ZTE to invest $30M more in U.S., plans high-end smartphone for CES
ZTE, stung by accusations that its network gear poses a threat to U.S. national security, said it will invest $30 million more in the United States to demonstrate its commitment to the market. The Chinese vendor also hinted it will unveil a high-end smartphone at the Consumer Electronics Show in Las Vegas next month.
ZTE said this investment will differ from past investments in the procurement of technology products because it will use the money "to work with a number of local partners to tap into both core and innovative technologies in the telecommunications industry." The vendor said it will use the funds to improve and integrate existing technologies, strengthen lab capabilities and build up the company's local capabilities to work closely with operators. The company noted that the investment will help spur job creation.
The investment comes at a tough time for ZTE in the U.S. market. In October a report from the House Permanent Select Committee on Intelligence recommended that the United States block acquisitions and mergers involving Huawei and ZTE, and it also recommended that the U.S. government and U.S. companies avoid using equipment from the two Chinese companies. Huawei and ZTE pushed back aggressively against the report's conclusions, and have repeatedly said they do not pose a security threat and have no ties to the Chinese military or government.
"ZTE is committed to the U.S. market and we look forward to continuing our investment and leveraging local talent to bring new innovations to consumers," Lixin Cheng, CEO of ZTE USA, said in a statement.
ZTE has established five R&D centers and one logistics center in the United States, and the company employs around 300 people across the country, with 80 percent of them being U.S. citizens.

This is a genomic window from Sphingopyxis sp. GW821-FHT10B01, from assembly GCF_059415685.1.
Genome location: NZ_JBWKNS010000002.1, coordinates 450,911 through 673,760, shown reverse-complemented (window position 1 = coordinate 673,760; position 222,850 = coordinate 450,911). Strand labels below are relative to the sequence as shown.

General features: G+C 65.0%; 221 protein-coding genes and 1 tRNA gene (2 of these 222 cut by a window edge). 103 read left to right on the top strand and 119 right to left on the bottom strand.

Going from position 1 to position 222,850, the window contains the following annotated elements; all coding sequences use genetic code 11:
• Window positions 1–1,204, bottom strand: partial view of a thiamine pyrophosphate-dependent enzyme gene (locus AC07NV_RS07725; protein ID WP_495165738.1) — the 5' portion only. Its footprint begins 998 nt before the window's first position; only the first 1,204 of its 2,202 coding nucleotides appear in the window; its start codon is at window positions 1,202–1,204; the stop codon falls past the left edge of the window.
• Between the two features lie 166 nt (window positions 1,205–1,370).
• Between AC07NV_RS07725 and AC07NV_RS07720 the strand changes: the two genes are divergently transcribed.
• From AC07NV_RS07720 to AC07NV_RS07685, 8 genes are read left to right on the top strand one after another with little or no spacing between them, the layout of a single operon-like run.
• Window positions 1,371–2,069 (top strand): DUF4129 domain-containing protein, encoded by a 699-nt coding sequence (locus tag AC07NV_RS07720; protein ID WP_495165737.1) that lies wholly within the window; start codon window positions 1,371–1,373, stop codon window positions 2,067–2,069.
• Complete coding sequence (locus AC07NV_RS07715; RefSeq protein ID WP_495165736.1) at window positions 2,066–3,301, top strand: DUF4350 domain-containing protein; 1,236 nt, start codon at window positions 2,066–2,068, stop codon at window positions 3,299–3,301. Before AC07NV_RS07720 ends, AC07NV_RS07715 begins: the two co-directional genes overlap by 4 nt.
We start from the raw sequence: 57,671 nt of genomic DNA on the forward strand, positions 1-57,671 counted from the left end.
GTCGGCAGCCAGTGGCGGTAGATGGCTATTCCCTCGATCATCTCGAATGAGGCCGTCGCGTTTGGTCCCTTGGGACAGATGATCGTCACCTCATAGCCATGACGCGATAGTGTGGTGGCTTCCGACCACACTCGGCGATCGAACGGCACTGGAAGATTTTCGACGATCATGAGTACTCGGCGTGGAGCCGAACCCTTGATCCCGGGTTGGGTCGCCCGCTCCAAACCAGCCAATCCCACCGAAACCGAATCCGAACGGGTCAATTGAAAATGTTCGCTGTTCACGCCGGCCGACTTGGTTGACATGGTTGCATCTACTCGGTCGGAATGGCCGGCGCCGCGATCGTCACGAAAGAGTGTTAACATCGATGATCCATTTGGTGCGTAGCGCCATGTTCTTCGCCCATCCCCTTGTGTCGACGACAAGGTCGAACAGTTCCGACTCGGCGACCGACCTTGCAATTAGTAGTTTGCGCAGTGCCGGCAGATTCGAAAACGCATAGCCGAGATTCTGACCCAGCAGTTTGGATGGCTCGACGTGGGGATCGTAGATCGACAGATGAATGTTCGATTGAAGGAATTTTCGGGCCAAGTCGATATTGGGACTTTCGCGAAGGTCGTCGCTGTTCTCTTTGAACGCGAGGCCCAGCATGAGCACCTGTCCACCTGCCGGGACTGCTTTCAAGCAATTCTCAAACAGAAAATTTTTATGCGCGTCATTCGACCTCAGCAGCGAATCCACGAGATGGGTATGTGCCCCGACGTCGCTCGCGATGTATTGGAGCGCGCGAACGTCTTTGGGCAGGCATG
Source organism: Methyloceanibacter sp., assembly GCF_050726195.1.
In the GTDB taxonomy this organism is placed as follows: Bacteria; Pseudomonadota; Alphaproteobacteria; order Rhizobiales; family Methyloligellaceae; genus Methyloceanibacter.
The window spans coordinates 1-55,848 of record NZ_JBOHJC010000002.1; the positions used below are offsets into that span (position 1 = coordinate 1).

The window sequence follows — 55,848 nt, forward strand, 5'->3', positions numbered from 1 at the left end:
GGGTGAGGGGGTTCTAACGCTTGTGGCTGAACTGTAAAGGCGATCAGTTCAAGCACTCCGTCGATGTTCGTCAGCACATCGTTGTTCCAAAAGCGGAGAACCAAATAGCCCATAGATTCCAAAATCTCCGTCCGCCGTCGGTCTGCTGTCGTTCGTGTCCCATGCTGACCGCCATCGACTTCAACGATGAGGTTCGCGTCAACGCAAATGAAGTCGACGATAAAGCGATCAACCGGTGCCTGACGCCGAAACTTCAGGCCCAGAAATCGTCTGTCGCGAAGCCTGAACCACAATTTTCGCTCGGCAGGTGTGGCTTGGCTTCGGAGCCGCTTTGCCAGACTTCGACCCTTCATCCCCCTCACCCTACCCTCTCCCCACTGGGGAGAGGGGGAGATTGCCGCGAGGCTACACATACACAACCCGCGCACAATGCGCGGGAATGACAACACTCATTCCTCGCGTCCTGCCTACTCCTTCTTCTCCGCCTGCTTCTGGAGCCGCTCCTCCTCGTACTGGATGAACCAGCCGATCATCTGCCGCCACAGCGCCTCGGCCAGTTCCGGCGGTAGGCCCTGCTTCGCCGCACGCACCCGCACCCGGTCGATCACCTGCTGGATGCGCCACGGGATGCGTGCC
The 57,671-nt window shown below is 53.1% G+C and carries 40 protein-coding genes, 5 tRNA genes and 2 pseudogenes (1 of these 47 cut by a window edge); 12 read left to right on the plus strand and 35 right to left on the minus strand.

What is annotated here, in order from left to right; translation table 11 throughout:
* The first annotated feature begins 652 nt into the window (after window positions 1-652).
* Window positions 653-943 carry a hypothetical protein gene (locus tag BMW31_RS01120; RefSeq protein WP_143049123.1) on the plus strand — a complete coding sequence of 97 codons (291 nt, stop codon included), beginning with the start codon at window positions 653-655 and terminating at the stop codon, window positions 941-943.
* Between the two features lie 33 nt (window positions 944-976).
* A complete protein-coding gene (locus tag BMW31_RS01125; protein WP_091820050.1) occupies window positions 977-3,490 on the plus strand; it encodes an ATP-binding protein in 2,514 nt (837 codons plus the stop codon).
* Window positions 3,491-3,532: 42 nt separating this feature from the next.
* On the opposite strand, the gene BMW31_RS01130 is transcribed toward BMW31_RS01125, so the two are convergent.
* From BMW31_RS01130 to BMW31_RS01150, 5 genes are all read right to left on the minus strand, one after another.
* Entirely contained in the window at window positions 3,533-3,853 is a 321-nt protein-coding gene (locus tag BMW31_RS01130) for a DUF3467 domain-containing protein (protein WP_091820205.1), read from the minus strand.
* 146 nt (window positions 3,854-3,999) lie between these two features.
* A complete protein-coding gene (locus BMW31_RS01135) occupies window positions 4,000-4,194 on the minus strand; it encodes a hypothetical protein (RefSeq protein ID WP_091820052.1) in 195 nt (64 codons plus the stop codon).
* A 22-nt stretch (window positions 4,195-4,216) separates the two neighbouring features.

Meanwhile, ZTE indicated it will use the CES trade show next month to showcase a new high-end smartphone. "It will kind of be a starting point of a new design era for ZTE," Hagen Fendler, ZTE's new global chief design director, told the IDG News Service.
Although ZTE didn't offer many details, Fendler said that the smartphone will be separate from the "Nubia" brand, which ZTE teased back in late October. "The Nubia brand is a second brand, which we use to address the high end in parallel to this activity," he said.
While ZTE has had little success cracking the U.S. network infrastructure market, the company was the fourth largest handset company in the world in the third quarter, according to research firm Strategy Analytics (IDC found ZTE as the No. 5 player).
According to IDC, ZTE shipped 7.5 million smartphones in the third quarter, up from 4.1 million in the year-ago period, and its global smartphone market share grew to 4.2 percent, up from 3.3 percent. ZTE captured market share at the expense HTC and Research In Motion (NASDAQ:RIMM), which each lost share in the quarter.
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